I recently bought myself a Kindle Paperwhite. Really, it’s nothing like paper and a little too white for my liking. I have noticed that it grins plenty; and often times I feel as though the page has just sprung out of the dentist’s chair with a new coat of enamel. I was the first among my friends to make this shift and naturally played the part of an ostracized renegade: ‘And what of that new book smell? the scent of an infinitely long summer? ’ I miss it indeed; but that was where the problem lay in the first place – that I couldn’t afford to smell a new book as often as I wanted to, buying paperbacks the way I did. I think I’ll resign myself to smelling things like rain, or the beach; things that come cheap for now.
Moving forward from the realm of reading to that of writing: It was George Saunders (in conversation with BOMB magazine) who spoke about swimming away from convenience while developing your plot. This in mind, I’d like to address a certain convenient disease that has been making the rounds in our submissions pile: the epidemic schizophrenia. It appears more often than any other single disorder, kind of car, food item or name of character. I do understand the sentiment behind the affliction though – that beautiful dissolution of spheres, surrendering to ether. But I wonder if aren’t missing the elegance between the real and the unreal shooting for a disorder like that, which ironically, is all about dancing on a needle point.
Having said something as authoritative as that, I’d like to touch upon the subject of our relationship with those we reject here at the magazine. It’s hard to discard a story or a poem. It would be wrong and evil if it weren’t hard. I always end up feeling dictatorial and brash after rejecting anything, much like critiquing the work of a friend; you end up with a bad taste in your mouth. Thankfully, though, it’s as satisfying when you send an acceptance note.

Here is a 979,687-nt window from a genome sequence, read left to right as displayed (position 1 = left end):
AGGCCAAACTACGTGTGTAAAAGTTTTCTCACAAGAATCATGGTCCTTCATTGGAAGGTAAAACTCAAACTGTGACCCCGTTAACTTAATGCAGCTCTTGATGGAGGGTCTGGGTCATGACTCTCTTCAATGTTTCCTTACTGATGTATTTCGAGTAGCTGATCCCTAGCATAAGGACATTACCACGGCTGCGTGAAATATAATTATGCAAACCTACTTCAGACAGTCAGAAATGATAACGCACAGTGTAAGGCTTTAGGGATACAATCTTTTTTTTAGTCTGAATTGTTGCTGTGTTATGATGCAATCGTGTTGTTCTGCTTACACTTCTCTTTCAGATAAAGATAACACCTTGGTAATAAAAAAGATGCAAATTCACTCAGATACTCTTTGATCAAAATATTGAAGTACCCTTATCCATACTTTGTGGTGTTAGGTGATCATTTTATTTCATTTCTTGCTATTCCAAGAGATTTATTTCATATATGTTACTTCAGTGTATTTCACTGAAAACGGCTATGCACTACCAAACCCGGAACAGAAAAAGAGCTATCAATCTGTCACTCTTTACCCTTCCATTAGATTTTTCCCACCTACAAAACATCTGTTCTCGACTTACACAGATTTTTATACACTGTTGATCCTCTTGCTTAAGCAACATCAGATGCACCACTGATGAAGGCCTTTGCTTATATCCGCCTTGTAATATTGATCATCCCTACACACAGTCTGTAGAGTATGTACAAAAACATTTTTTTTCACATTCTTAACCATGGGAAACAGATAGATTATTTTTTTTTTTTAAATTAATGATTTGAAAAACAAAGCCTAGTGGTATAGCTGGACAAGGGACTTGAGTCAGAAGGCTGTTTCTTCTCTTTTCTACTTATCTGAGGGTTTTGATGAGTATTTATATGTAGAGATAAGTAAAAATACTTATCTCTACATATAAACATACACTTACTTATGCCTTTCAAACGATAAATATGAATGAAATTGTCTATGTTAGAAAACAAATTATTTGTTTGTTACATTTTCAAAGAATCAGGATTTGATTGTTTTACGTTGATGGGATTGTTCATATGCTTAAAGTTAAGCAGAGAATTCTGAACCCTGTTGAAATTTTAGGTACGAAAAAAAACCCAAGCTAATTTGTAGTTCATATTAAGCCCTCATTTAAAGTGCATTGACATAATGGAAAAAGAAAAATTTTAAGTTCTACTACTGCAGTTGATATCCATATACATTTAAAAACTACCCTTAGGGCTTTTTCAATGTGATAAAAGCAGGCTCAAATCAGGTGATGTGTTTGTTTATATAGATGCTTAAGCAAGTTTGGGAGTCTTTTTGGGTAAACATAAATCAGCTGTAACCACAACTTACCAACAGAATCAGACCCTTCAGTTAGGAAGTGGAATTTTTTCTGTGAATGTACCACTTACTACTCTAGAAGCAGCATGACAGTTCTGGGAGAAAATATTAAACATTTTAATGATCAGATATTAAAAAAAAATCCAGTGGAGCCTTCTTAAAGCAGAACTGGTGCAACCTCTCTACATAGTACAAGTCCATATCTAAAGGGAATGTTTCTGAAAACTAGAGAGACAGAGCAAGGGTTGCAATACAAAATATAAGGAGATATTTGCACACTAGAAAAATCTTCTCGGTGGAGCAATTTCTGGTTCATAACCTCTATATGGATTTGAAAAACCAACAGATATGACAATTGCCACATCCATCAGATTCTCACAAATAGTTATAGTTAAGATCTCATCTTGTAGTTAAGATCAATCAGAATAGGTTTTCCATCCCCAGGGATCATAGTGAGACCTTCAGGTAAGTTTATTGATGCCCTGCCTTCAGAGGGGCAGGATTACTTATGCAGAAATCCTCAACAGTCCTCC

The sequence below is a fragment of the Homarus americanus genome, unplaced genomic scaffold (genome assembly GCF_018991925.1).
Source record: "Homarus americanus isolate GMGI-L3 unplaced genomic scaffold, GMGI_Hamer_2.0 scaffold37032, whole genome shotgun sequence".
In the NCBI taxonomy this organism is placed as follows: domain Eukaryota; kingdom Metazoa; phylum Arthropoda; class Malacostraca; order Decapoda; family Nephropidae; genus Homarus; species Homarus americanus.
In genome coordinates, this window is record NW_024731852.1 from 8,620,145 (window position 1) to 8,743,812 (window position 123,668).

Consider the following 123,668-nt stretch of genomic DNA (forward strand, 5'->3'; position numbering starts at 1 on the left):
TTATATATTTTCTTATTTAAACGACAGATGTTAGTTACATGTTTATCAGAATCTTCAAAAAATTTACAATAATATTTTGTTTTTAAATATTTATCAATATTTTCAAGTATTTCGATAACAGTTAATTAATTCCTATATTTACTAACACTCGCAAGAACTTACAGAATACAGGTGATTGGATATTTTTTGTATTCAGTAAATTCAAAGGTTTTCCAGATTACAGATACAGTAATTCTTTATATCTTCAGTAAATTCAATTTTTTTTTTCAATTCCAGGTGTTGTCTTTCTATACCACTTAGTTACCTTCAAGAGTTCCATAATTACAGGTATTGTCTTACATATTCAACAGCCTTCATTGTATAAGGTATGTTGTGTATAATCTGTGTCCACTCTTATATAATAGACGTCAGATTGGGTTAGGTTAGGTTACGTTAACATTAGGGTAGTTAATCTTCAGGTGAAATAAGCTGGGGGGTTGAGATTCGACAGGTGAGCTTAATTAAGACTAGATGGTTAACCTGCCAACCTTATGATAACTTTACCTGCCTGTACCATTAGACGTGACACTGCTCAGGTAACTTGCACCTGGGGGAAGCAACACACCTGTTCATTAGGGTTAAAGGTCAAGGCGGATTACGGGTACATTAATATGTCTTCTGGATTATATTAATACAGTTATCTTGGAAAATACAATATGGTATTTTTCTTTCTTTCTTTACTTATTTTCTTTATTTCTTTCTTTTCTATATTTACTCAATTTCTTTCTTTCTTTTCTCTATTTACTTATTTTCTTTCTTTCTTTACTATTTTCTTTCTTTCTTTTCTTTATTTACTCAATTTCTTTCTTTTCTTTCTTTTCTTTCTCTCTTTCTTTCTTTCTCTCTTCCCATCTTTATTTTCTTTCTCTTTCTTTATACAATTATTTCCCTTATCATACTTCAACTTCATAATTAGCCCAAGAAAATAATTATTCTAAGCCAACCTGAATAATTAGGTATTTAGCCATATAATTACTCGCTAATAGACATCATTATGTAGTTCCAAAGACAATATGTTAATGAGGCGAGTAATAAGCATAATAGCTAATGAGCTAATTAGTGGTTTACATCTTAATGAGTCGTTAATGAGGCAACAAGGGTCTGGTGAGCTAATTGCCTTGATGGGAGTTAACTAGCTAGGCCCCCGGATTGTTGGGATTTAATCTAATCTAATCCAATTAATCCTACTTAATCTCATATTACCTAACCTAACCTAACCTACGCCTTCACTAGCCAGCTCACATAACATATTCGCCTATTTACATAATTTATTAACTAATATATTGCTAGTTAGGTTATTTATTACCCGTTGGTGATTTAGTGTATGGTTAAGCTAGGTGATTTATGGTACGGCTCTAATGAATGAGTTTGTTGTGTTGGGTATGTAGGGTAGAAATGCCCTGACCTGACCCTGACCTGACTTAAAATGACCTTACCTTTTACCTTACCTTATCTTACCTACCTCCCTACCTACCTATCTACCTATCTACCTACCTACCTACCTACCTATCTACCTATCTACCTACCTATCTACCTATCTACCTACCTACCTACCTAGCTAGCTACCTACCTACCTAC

We have two writers in fiction this time: Michelle D’Costa brings to us her first attempt at writing Sci-fi with ‘We are not alone’. We couldn’t be happier at having this opportunity to fund and recognize her curiosity (and also be able to follow through with our oath of publishing genre fiction). For those who aren’t fans of Sci-fi, I assure you the slope is kind and gentle.
On the other page, we have Vidya Panicker. Her story, away from the aplomb of fantasy, is rooted in the dreary. ‘An Ordinary man’ sits by the deathbed of a boorish drunkard.
Once again, we have more poetry this issue than we have short fiction. Garima Pura, our Poetry Editor comments: Chelsea Harlan’s ‘Cootie Catcher’ is a band of assorted memories from her time in ‘rural Appalachian Virginia’. Priya Vashishth in her poem ‘The Buried Yarn’ addresses the warmth of a close relationship by hatching it in the comfort of the woods. And finally, Saddiq Dzukogi draws a parllel between loniliness and survival in his poem ‘Out of a corner’.
At this juncture we at TBR feel obliged to tell you that our efforts to fly to the Edgar Allan Poe house in Baltimore have fallen through, much like our search for the river Sarayu. We are, however ,looking into the possibility of visiting Charles Dickens’ Bleak House and perhaps spending a winter there reading for stories and poems. We’ll be sure to let you know how this turns out.